8/1/2002 Boulder, CO
Last week, Yale University accused rival Princeton of seeing the confidential decisions of 11 candidates that applied to both schools. According to reports, undergraduate admissions officers at Princeton purportedly used applicants’ last names, birth dates and social security numbers to gain entry to the system this past April. Although no official reason for the supposed breach was given by Princeton or Yale, observers speculate that Princeton could exploit the inside information to woo students being accepted at both schools with additional solicitations and improved financial aid packages.
Your bank, credit card company, phone company, hospital, health insurer and yes, your university, has your social security number and date of birth in their records. So while Yale felt Princeton “hacked” into its system, it’s really a privacy and permission issue. Information was collected for purposes of evaluating students for college admission but not for additional use. The admissions department, for example, did not have permission to start conducting criminal background checks or examining applicants’ credit reports or medical histories.
Students sent their information to the admissions departments at Yale and Princeton as a requirement for their applications to be processed. Their social security numbers were used to tie their application to their standardized SAT and ACT test scores. Even though the Princeton admissions department had the keys that unlocked the door to the Yale admissions site (students’ social security numbers and dates of birth), they did not have permission to use the information to peer into private areas of an applicant’s life.
Laws in the health care and financial/banking industries help protect consumers from the unauthorized use of information that has been collected for one purpose and then used for another. In the online world, the Federal Trade Commission has imposed stiff penalties on companies that publicly say they will “never ever” sell their customer information, but then turn around and auction the “asset” off to the highest bidder. Toysmart, for example, tried to sell its customer database when it filed for bankruptcy, but was ultimately blocked from selling because doing so would have violated their customer’s privacy. In addition, there are long-standing rules at the IRS that prohibit its employees from browsing needlessly through the tax return records of celebrities.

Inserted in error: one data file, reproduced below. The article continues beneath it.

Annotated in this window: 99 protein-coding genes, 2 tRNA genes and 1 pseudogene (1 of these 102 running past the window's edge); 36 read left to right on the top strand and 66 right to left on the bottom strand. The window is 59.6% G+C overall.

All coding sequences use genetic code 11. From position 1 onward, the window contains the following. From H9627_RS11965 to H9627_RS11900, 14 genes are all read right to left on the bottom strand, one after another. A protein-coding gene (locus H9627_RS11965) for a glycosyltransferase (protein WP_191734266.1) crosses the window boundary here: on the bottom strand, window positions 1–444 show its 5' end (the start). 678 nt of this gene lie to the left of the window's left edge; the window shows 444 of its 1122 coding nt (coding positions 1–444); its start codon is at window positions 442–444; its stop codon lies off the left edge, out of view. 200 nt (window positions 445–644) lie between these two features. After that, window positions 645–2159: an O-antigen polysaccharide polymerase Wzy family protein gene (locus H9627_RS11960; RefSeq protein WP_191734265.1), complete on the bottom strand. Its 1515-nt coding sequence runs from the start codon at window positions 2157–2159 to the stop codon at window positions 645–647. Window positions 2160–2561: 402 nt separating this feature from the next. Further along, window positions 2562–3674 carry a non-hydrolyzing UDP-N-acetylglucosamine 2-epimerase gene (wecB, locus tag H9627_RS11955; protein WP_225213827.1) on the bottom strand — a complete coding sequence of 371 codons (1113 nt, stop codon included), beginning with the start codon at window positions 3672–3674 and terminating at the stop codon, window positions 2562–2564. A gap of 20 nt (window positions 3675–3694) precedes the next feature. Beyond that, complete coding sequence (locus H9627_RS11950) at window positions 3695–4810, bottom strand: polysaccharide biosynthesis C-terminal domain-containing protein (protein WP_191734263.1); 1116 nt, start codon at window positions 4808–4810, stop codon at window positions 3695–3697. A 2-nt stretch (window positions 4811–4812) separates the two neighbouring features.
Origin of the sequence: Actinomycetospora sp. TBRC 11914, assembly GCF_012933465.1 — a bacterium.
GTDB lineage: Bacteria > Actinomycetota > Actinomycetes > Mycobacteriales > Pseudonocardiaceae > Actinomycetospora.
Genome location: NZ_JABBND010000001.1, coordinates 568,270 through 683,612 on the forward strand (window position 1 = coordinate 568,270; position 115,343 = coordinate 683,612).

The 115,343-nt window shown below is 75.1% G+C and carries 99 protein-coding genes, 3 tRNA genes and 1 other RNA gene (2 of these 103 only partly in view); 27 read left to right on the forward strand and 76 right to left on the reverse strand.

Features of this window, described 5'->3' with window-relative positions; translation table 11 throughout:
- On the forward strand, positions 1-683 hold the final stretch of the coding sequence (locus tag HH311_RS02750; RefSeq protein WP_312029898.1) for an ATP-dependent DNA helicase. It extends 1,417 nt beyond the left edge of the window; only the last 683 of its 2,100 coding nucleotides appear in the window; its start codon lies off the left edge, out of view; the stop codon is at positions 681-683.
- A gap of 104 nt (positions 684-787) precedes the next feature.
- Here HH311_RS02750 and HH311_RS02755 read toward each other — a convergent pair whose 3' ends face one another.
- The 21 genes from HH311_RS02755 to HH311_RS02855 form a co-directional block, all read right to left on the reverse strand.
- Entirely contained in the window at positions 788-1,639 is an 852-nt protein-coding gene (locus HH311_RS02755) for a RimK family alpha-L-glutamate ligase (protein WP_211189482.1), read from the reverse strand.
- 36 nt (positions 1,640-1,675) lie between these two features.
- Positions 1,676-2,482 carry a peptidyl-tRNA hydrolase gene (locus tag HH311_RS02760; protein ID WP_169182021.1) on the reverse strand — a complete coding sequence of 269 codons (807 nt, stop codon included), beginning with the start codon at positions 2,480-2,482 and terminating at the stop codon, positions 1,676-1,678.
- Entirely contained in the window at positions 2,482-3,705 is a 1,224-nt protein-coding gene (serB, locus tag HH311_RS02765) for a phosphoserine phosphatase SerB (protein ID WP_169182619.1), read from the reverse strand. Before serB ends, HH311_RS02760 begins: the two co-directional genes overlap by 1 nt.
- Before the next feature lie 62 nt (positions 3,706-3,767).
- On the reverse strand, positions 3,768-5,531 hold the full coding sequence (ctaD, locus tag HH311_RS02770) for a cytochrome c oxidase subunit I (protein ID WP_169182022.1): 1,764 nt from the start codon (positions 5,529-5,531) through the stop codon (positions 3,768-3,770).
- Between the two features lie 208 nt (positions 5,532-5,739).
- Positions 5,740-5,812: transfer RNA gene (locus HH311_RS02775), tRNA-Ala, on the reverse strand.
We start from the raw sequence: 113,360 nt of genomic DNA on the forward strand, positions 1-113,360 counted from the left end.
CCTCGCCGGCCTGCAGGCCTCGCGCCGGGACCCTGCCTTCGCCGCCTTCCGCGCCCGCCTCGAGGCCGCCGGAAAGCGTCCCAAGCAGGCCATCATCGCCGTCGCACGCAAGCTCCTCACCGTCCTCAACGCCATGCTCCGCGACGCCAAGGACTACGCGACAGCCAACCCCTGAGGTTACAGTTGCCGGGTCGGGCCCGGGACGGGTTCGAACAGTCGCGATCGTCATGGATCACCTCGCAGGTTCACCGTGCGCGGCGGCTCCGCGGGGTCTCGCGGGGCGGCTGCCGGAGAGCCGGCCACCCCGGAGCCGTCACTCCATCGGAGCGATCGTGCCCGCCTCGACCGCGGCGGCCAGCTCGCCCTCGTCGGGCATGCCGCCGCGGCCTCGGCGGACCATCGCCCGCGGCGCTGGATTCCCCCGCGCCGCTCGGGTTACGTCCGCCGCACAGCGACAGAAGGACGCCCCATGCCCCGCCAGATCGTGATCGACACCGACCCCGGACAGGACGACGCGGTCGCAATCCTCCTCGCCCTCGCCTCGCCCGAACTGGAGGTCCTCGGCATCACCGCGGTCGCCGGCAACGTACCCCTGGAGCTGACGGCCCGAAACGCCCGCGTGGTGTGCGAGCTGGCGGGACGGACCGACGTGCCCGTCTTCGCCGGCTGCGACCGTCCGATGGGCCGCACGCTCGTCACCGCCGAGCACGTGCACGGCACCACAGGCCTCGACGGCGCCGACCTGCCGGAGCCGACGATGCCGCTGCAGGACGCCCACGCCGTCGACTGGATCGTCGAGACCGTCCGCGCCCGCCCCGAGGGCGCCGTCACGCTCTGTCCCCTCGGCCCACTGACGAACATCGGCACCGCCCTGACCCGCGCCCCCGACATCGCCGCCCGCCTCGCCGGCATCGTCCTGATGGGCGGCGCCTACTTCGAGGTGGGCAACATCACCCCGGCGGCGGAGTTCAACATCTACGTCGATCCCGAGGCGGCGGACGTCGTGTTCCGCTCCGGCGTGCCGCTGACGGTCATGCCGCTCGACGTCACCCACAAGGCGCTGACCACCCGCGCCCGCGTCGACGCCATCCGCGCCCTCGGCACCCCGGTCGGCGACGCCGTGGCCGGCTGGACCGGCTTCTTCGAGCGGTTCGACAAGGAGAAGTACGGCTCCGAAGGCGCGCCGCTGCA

Prior to the rules, the U.S. president’s tax return was one of the most frequently examined tax returns by curiosity seekers inside the IRS. The IRS implemented a “fingerprinting” technology that digitally stamps each record every time it is accessed, making sure that employees who may have access to records safeguard the privacy of American taxpayers. A similar audit trail ultimately caught the Princeton admissions department red handed. Whenever you visit a Web site and request a page, the server receives the request and sends it back to your computer. In the process, your IP address (a string of four numbers that are your computer’s location information when you’re on the Internet) is recorded and saved in the server’s records of what pages were requested and by what computer.
What the Princeton admissions department didn’t realize was that anyone at Yale was tracking their non-permissioned access to the Yale system. Criminals’ alibis are now corroborated or disproved by credit card transaction information and cell phone location information that records where they were when a crime took place. A couple months ago, I wrote about how a college in Indiana accidentally posted the social security numbers of past students on a public section of their Web site and the ramifications of how this sensitive information can be used by thieves to open up fraudulent bank accounts or run up costly credit card or cell phone bills.
If businesses and organizations continue to use social security numbers as universal identifiers (there is no current federal legislation that discourages this practice), expect such incidents to continue to increase. The irony of the Yale-Princeton admissions debacle is that the Princeton admissions department didn’t realize that their privacy-violating Web browsing activities weren’t exactly private.